Zacchaeus - by Tissot (Public Domain)
“He was the most generous man I ever met.” - James Cardinal Harvey about St. John Paul II
“For God loves a cheerful giver.” - 2 Corinthians 9:7
He entered Jericho and was passing through. And there was a man named Zacchae′us; he was a chief tax collector, and rich. And he sought to see who Jesus was, but could not, on account of the crowd, because he was small of stature. So he ran on ahead and climbed up into a sycamore tree to see him, for he was to pass that way. And when Jesus came to the place, he looked up and said to him, “Zacchae′us, make haste and come down; for I must stay at your house today.” So he made haste and came down, and received him joyfully. And when they saw it they all murmured, “He has gone in to be the guest of a man who is a sinner.” And Zacchae′us stood and said to the Lord, “Behold, Lord, the half of my goods I give to the poor; and if I have defrauded any one of anything, I restore it fourfold.” And Jesus said to him, “Today salvation has come to this house, since he also is a son of Abraham. For the Son of man came to seek and to save the lost.”
The virtues are the path to happiness. It should be no surprise then that St. Gregory Nazianzen said that the goal of the virtuous life is to become like God. Godliness and happiness are identical. At the same time, very often when we think of another word for moral perfection, holiness, generosity doesn’t seem to immediately come to mind as a defining characteristic of one who is holy; or for that matter happy. We tend to think of holiness dealing with penitence, faith, love, prayer, chastity, serving the poor, or any other number of virtues. I do not think, however, that generosity gets its due as an important virtue of the happy and holy person.
This summer while on the Rome Pilgrimage with many of our students, we had the incredible opportunity to receive a tour of the basilica of St. Paul’s outside the walls from the American James Cardinal Harvey, a friend of our good bishop David Kagan, and the archpriest of that basilica. Cardinal Harvey spent many years as the Prefect of the Papal Household for St. John Paul II. In other words, every day he was with the one of the most beloved and venerated saints in the modern era. He knew the saint as well as anyone in the world. Fr. Josh Waltz convinced the Cardinal to say a word to our students about St. John Paul II. His words have stuck with me. They have changed the very way that I understand the meaning of my life, and what it means to be holy, happy, and virtuous. Cardinal Harvey said simply about the saint: “He was the most generous man I ever met.”
I believe that as parents and teachers we must strive to inculcate into the children of our school the absolute importance of striving every day to be generous. Generosity is one of the virtues that most makes us like God “who makes the sun to rise on the evil and the good” (Mt. 5:45) and is the source of “every good endowment and perfect gift” (Jm 1:17). Everything good in our lives comes from God, even when we don’t acknowledge him for it. God’s goodness is supremely manifest in his acts of mercy and generosity, by which he freely bestows good on those who have no claim to it. Similarly, the generous person strives to give good things to others, simply out of the goodness of their heart. In the gospel story about Jesus and the tax collector Zacchaeus, the unmerited generosity of Jesus inspired generosity in Zacchaeus, a notably greedy man. Generosity begets generosity. This principle holds for both the ability of generous people to inspire others to be generous, and the fact that our own acts of generosity tend to make us more generous in the future. Even more interestingly the fact that the more generous we are with others, the more we receive from God. As the saying goes, God will not be outdone in generosity.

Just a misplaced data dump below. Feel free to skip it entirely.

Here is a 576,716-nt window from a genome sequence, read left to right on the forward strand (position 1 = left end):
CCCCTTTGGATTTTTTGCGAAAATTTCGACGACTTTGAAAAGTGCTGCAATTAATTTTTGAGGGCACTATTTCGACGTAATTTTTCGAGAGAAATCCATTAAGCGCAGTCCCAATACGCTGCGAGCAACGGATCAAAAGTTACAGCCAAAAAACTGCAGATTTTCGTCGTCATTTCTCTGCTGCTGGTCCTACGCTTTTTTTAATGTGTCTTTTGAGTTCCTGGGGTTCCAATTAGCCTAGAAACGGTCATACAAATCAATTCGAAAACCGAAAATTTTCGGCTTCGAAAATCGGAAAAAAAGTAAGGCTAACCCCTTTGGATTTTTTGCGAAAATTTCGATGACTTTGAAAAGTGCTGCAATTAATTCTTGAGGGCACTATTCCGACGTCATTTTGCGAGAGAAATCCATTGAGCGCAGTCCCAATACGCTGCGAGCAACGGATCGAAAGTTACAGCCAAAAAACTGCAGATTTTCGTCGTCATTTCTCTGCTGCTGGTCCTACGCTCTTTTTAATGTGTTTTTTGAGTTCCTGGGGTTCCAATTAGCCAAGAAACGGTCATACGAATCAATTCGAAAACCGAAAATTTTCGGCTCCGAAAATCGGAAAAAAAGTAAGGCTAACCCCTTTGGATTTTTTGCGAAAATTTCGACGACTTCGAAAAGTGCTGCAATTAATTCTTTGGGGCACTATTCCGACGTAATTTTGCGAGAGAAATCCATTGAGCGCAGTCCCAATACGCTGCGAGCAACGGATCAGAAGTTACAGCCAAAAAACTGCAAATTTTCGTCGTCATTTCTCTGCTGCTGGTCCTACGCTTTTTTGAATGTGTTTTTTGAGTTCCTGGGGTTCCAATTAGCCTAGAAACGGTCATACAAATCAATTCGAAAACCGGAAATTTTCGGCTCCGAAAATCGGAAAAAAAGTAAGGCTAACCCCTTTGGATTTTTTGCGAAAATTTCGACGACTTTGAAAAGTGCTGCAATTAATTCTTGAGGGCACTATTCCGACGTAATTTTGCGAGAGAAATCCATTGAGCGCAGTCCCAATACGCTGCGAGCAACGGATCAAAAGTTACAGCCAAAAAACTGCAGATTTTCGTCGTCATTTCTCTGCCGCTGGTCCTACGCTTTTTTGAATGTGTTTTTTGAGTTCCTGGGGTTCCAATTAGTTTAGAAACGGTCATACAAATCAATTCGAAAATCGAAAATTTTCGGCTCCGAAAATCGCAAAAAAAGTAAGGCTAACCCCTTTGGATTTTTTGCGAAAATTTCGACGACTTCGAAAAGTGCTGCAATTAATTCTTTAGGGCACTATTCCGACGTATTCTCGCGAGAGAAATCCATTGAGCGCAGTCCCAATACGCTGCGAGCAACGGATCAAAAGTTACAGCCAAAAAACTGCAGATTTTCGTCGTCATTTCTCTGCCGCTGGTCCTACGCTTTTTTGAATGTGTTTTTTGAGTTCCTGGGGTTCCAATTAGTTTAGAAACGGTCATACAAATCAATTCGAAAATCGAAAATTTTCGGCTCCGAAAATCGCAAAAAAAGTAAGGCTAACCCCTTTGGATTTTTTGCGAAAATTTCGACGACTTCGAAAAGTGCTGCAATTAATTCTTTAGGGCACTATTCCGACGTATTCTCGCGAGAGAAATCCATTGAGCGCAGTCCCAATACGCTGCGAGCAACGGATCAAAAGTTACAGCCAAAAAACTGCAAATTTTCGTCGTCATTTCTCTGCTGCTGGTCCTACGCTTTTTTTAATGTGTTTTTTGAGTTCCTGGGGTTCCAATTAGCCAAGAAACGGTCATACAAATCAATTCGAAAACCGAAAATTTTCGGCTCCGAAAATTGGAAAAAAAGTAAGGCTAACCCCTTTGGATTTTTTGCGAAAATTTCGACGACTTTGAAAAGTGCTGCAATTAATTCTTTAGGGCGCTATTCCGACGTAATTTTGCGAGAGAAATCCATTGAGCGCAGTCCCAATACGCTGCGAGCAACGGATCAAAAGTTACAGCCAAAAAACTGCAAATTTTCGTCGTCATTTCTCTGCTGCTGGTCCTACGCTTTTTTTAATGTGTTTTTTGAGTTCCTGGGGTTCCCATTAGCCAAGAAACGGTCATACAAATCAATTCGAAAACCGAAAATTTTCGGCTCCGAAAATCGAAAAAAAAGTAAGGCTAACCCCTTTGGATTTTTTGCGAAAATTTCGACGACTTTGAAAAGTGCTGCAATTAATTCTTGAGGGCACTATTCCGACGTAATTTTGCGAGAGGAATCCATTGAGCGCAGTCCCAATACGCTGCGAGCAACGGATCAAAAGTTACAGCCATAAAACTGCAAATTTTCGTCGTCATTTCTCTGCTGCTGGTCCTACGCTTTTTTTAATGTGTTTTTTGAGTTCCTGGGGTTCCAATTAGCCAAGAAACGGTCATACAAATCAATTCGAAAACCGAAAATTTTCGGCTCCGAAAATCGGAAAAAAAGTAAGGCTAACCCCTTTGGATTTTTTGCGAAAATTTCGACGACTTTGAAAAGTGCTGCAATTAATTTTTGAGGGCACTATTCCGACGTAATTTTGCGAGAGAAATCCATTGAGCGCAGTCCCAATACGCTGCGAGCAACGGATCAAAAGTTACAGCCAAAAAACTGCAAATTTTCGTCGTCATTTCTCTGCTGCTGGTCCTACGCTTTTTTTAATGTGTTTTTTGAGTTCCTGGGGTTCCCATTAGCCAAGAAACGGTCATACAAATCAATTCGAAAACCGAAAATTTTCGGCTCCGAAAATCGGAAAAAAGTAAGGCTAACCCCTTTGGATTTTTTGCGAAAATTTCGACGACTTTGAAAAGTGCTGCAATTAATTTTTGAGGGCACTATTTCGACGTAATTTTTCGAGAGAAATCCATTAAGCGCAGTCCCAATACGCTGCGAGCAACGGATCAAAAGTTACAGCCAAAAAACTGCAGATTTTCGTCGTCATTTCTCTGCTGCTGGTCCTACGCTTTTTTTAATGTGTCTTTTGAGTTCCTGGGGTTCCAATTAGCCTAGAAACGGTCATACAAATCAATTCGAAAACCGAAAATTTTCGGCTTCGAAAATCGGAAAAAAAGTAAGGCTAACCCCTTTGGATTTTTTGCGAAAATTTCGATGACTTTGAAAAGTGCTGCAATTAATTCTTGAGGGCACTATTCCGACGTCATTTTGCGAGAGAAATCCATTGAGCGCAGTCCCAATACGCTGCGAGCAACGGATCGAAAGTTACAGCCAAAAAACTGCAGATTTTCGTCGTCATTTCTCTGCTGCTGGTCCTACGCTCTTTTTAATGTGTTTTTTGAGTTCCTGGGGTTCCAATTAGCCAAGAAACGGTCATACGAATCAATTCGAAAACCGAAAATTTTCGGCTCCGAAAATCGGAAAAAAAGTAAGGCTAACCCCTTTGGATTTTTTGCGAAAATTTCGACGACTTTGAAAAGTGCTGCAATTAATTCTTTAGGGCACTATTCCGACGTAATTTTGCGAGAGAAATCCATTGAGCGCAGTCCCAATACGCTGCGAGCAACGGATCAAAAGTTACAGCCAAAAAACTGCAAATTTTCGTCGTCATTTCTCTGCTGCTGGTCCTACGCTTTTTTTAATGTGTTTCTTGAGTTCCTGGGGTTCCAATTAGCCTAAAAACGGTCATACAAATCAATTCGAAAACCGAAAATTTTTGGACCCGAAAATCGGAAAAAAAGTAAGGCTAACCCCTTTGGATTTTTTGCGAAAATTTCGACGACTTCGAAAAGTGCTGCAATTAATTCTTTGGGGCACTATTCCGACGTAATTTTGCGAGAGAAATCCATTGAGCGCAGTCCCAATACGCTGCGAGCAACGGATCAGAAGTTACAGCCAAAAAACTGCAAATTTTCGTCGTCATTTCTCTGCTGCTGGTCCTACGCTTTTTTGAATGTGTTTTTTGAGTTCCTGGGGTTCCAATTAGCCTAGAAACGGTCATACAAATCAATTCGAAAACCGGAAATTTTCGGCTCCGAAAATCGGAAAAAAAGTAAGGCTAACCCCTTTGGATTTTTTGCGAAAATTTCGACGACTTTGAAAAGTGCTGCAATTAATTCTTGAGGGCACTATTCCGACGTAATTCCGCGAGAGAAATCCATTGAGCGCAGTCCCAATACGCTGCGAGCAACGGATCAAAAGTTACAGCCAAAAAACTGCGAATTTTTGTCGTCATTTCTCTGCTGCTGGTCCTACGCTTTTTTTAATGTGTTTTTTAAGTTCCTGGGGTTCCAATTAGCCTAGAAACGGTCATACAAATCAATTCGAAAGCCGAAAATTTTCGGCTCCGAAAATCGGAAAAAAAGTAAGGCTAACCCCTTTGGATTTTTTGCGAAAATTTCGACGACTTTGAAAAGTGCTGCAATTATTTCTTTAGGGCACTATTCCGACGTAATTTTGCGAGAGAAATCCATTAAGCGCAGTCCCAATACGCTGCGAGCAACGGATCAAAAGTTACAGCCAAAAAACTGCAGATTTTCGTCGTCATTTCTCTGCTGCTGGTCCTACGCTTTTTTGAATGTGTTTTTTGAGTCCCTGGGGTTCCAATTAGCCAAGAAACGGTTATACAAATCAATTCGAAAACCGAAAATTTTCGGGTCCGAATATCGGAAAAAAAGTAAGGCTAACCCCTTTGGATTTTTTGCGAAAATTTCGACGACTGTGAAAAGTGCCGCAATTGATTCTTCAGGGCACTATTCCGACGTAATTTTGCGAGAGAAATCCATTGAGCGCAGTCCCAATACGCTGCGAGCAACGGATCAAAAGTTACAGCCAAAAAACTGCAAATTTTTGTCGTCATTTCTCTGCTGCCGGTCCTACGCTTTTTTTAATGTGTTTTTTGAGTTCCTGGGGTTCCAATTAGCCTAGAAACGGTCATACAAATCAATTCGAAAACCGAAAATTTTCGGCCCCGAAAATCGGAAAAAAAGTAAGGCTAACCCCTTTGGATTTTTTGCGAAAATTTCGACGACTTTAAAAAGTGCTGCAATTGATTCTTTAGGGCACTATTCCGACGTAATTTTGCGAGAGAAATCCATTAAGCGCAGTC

Perhaps, this Advent can be a time of intentional generosity in our homes and school. I encourage you to foster practices within your own family that foster generosity of time, talent, and treasure. The corporal and spiritual works of mercy would be a great place to start for ideas about how to become more generous. Pick a work of mercy that each member of the family strives to practice for a week, or choose one to do together as a family. Encourage your children to be generous with the upcoming “No Room in the Inn” Homeless Coalition fundraiser beginning at the end of November. Increase your own charitable giving to a real ten percent tithe called for in the Bible. Since the season of Advent is primarily one of preparation to receive the ultimate gift, namely God himself, it is quite fitting that we prepare to receive by giving of ourselves in a new and intentional way. After all, “God loves a cheerful giver” (2 Cor. 9:7).